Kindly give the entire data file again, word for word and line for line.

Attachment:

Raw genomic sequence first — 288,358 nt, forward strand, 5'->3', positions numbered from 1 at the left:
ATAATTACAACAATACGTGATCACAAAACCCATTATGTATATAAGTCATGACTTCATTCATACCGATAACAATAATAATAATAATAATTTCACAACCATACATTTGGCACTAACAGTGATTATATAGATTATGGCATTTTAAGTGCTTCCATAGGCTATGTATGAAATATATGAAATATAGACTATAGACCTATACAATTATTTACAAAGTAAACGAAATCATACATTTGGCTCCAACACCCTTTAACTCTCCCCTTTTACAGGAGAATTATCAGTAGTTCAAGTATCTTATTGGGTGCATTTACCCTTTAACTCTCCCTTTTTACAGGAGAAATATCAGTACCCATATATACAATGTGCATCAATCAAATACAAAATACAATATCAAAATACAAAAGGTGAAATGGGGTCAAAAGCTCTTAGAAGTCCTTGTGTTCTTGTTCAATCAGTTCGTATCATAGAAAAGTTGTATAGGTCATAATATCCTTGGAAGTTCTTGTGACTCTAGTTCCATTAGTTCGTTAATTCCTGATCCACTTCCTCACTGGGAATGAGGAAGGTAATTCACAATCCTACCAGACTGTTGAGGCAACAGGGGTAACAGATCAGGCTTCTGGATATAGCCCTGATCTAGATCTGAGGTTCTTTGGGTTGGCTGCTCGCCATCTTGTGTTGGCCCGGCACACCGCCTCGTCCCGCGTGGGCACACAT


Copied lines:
Raw genomic sequence first — 288,358 nt, forward strand, 5'->3', positions numbered from 1 at the left:
ATAATTACAACAATACGTGATCACAAAACCCATTATGTATATAAGTCATGACTTCATTCATACCGATAACAATAATAATAATAATAATTTCACAACCATACATTTGGCACTAACAGTGATTATATAGATTATGGCATTTTAAGTGCTTCCATAGGCTATGTATGAAATATATGAAATATAGACTATAGACCTATACAATTATTTACAAAGTAAACGAAATCATACATTTGGCTCCAACACCCTTTAACTCTCCCCTTTTACAGGAGAATTATCAGTAGTTCAAGTATCTTATTGGGTGCATTTACCCTTTAACTCTCCCTTTTTACAGGAGAAATATCAGTACCCATATATACAATGTGCATCAATCAAATACAAAATACAATATCAAAATACAAAAGGTGAAATGGGGTCAAAAGCTCTTAGAAGTCCTTGTGTTCTTGTTCAATCAGTTCGTATCATAGAAAAGTTGTATAGGTCATAATATCCTTGGAAGTTCTTGTGACTCTAGTTCCATTAGTTCGTTAATTCCTGATCCACTTCCTCACTGGGAATGAGGAAGGTAATTCACAATCCTACCAGACTGTTGAGGCAACAGGGGTAACAGATCAGGCTTCTGGATATAGCCCTGATCTAGATCTGAGGTTCTTTGGGTTGGCTGCTCGCCATCTTGTGTTGGCCCGGCACACCGCCTCGTCCCGCGTGGGCACACAT